The U.S. Department of Housing and Urban Development, or HUD, recently released its monthly production report for June 2013 for mortgages underwritten to FHA guidelines.
Each month, this report tallies FHA loan production on a month to month as well as year-to-date basis. HUD has been on a mission over the past four years in an attempt to shore up its reserves after the financial crisis.
Fewer People Opting for FHA Loans
The production report showed that FHA loan applications fell precipitously from May to June. While monthly changes in application volume are normal, the most recent drop was not. FHA applications fell by nearly 50 percent from 182,400 in May to only 93,700 in June. And compared to June of 2012, applications for FHA loans totaled 181,801. So what’s going on?
Higher FHA Mortgage Insurance Premiums
We’ll have to look at additional data over the next few months to see if the drop was a blip or a trend. Still, a 50 percent decrease warrants some serious attention. The reason might be as simple as higher FHA costs.
FHA has raised insurance premiums so high that borrowers may be looking at alternative offerings from Fannie Mae and Freddie Mac.
The fact that borrowers are opting out of FHA is evidenced by a similar drop that occurred from March to April of this year. In March, total FHA applications were 221,600; in April, 118,200.
On April 1 2013, FHA implemented yet another mortgage insurance rate increase, the annual premium that borrowers pay monthly to 1.35 percent. FHA has increased this mortgage insurance premium five times over the previous two years.
Then on June 3, 2013, FHA mortgage insurance became payable for life in most cases. Prior to this date, FHA mortgage insurance could be cancelled in as little as five years.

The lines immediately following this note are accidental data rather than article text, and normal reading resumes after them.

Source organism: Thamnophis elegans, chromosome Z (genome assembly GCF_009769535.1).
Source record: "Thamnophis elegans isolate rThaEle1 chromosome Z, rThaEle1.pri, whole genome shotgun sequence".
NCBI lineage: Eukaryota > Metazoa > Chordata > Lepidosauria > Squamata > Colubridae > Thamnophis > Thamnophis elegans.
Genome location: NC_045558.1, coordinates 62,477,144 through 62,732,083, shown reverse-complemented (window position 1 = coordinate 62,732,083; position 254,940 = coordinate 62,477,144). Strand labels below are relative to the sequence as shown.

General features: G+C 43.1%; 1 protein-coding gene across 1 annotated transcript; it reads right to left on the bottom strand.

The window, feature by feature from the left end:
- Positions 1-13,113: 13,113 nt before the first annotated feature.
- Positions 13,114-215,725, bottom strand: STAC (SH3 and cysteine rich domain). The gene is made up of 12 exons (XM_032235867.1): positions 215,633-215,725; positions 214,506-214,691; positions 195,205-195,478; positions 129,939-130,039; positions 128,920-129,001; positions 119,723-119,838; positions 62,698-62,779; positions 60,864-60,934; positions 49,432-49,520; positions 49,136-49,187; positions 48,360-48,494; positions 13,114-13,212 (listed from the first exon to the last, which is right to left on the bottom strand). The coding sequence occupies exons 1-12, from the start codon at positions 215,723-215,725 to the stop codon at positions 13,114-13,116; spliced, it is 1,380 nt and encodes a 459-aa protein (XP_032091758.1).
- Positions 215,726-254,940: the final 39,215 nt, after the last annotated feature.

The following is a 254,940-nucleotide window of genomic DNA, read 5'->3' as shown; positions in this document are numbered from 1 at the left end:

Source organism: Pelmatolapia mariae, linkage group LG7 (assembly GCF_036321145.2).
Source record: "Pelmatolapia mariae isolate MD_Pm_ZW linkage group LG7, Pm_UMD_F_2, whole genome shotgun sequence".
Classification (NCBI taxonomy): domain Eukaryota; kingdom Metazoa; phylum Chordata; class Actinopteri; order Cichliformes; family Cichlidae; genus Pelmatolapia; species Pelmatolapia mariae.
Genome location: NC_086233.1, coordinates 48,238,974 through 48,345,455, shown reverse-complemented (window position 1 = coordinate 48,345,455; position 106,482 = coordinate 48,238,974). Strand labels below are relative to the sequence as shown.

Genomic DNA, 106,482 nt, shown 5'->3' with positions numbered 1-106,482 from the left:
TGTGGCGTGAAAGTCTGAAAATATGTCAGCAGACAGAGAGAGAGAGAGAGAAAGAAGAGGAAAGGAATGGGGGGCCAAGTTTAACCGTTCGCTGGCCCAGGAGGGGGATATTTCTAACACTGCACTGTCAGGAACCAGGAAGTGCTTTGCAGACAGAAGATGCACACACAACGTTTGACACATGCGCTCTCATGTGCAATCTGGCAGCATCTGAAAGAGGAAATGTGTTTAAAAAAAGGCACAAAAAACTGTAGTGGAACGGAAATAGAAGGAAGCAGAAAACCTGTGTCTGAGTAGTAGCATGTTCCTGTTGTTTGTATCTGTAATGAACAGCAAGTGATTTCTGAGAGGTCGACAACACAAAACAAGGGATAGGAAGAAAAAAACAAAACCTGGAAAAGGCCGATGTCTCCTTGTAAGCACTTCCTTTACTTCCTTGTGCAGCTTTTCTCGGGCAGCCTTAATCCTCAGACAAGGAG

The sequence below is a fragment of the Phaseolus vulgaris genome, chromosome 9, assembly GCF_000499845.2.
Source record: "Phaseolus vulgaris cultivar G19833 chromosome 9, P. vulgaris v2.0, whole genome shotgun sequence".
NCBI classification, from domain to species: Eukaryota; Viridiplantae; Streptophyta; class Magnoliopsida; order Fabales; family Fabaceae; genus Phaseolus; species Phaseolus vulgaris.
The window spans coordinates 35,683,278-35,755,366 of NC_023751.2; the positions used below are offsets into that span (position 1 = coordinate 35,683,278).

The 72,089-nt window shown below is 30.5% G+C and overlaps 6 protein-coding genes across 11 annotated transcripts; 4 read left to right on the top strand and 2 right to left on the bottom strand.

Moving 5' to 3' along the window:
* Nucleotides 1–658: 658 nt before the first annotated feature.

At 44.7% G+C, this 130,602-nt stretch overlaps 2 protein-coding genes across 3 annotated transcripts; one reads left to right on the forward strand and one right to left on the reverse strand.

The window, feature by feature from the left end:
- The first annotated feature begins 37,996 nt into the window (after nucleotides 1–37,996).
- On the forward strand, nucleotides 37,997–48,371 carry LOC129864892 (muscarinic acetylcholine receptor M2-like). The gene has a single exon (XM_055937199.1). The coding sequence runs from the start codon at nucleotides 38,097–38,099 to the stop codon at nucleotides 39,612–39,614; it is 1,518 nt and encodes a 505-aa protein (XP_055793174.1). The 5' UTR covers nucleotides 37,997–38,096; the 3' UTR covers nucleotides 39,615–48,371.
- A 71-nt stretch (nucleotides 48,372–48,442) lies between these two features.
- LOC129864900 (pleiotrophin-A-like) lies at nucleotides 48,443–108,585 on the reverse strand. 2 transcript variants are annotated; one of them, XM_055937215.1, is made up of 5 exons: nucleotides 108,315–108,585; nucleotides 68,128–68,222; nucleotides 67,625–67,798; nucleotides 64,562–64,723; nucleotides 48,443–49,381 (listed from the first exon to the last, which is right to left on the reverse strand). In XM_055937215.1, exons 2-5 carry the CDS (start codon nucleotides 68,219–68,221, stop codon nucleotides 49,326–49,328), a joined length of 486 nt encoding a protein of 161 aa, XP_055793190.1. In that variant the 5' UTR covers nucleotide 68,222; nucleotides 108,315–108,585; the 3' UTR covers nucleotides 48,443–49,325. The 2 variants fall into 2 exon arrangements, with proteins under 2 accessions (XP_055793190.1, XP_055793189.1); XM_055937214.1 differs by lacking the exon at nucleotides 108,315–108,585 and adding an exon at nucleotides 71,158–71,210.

These increases have apparently steered many borrowers away from FHA and into a conventional loan – or made them put their home buying plans on hold. There’s no way to tell at this stage what the resistance level will be if FHA prices itself out of the mortgage business but it looks like we’re getting close to some serious push-back.
Conventional Mortgage Insurance
FHA is not the only mortgage giant that requires mortgage insurance. Conventoinal mortgages underwritten to Fannie Mae and Freddie Mac standards require a private mortgage insurance policy for all loans that exceed 80 percent of the value of the home.
Private mortgage insurance, or PMI, is often less expensive than FHA mortgage insurance, especially when the borrower has good credit.
And, by law, PMI must be cancelled by the lender when the loan amount gets to 78% of the original purchase price or current appraised value. But this cancellation mandate doesn’t apply to FHA mortgage insurance.
Lifetime Mortgage Insurance
Could FHA’s new lifetime mortgage insurance mandate this be the cause for the drop in FHA applications? It would appear so. The annual FHA mortgage insurance premium of 1.35 percent equates to an additional $271 per month for a $250,000 purchase price. That seems like a lot but in return the borrowers only have to put 3.5 percent down. That’s why first time homebuyers who have trouble saving enough for a down payment have historically comprised anywhere from 75 to 80 percent of FHA borrowers.
Rising Interest Rates
Another reason for the drop in FHA applications is rising interest rates. The number of FHA streamline applications were over 56,000 in June 2013 but dropped to only about 19,000 in May.
As rates rise, fewer people are able to refinance. The monthly savings just don’t make sense if borrowers can’t drop their rate enough. For instance, someone with a 5% interest rate might save money by dropping their rate to 4%. But if 4.625% were the lowest rate they can get, they would probably opt out of the refinance.
FHA has gone out of their way to drive more home buyers to other programs, like conventional loans, USDA, or VA. As the mortgage market tightened up after the 2008 housing crisis, FHA became the program of choice for most first time home buyers. But as many of these home buyers default on their loans, FHA is stuck with sizeable losses.
We may see FHA applications bounce back somewhat in 2014. But if the Federal Housing Adminstration has its way, the FHA program will play a much smaller part in the mortgage market in the latter half of the 2010’s.
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Tim Lucas (NMLS #118763), Contributor/Editor
Tim Lucas is a mortgage writer with over 11 years of experience as a loan originator, processor, and team manager. Get a live rate quote for your home purchase or refinance at MyMortgageInsider. Visit Tim on Google+, Twitter, and Facebook.